by The Bainbridge Firm, LLC | Jun 25, 2012 | Workplace Accidents and Injuries
There are many ways that employers cut corners that can impact the safety of the workplace. Unfortunately, employers sometimes place their workers at a greater risk of sustaining workplace injuries in order to protect their bottom line. A transportation company based in Perrysburg, Ohio, was recently cited for 17 serious safety violations by the U.S. Department of Labor’s Occupational Safety and Health Administration.
It is estimated that penalties of at least $69,000 will be levied against the company for the safety violations.
The citations were for violations that were found at two truck maintenance facilities in West Virginia. Some of the violations include failing to provide or require safety goggles and foot protection, failing to provide first aid training, and failing to provide the proper facilities for workers to wash corrosive material from their bodies.
Most of the violations were serious which means that the employer should have known that death or serious physical harm could result from the potential hazard at the workplace.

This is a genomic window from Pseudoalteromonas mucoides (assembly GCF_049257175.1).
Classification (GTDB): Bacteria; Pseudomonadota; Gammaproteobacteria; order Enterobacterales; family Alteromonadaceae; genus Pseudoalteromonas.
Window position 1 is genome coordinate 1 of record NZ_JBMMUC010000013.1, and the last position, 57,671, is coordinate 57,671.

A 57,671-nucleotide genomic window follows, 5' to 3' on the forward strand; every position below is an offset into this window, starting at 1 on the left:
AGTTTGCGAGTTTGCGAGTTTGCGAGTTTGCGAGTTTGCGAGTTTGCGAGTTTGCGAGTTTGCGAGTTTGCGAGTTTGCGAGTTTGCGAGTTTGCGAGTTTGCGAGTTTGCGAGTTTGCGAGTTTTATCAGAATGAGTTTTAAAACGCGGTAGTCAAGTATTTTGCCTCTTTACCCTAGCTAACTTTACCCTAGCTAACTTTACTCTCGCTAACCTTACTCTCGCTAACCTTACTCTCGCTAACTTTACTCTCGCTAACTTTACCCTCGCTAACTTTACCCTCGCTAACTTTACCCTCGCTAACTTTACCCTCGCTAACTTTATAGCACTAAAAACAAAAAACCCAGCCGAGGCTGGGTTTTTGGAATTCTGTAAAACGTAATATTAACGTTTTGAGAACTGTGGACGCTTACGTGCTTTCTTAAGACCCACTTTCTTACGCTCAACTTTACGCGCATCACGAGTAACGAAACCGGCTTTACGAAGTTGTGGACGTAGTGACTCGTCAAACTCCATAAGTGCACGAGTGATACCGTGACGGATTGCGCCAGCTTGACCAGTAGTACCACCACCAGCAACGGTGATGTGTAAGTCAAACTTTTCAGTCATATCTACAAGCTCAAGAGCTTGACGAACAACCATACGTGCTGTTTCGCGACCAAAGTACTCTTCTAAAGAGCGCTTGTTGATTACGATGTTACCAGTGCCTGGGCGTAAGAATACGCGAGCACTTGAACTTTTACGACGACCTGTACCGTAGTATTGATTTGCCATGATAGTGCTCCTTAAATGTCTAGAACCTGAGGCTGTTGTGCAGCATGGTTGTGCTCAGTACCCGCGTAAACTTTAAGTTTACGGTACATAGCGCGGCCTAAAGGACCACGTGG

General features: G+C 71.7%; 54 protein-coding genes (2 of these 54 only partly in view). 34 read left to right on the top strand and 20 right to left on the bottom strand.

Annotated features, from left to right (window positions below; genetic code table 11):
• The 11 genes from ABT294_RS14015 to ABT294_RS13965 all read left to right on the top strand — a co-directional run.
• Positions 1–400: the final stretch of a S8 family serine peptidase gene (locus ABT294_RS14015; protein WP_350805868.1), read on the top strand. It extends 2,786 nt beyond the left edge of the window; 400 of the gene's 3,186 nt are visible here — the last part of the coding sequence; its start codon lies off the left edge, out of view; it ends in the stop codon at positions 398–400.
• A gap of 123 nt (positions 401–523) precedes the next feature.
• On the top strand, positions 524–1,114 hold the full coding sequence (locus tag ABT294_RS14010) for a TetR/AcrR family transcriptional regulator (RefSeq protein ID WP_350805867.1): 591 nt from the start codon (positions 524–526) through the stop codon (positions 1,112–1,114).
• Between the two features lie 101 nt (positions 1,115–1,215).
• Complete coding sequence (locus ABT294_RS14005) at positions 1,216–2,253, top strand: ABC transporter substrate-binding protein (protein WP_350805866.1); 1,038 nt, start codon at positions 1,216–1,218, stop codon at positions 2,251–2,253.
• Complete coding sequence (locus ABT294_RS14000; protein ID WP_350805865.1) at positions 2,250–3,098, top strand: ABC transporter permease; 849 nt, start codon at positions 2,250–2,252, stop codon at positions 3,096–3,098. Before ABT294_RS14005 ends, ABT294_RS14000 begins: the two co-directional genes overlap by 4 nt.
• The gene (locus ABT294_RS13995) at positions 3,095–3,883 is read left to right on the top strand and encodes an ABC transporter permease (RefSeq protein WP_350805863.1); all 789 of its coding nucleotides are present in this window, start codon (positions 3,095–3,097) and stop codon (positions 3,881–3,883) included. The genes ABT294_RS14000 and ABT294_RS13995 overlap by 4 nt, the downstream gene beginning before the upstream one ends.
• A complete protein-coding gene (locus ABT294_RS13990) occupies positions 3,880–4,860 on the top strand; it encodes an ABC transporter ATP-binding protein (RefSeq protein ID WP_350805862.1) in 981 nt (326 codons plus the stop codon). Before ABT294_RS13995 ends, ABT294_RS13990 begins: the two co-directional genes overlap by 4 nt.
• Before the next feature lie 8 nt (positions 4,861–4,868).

One of the most serious violations contained in the report was a failure to provide a specific procedure to prevent machinery from accidentally starting up. This kind of violation could have catastrophic consequences.
The OSHA investigation was conducted after it received a complaint alleging numerous safety issues at the two locations. It is extremely important for any individual who has knowledge of a potentially hazardous condition at his or her workplace to alert the proper agencies so that an investigation can be conducted.
Many times when an accident occurs on the job, there are underlying potential safety hazards that contributed to it. If an individual suffers an accident on the job in Ohio, OSHA investigations typically take place to determine what, if any, safety hazards were present.
In addition, it is important to determine if any precautions could have been taken by the employer to prevent the injury from occurring. Whether or not an employer’s negligence causes a workplace accident, an injured employee may file a workers’ compensation claim to receive benefits to pay for his or her medical and other related expenses.
Source: U.S. Department of Labor, “US Labor Department’s OSHA proposes $69,000 in fines to Ohio-based Trans Tech Logistics for serious safety hazards at 2 West Virginia facilities ,” June 13, 2012
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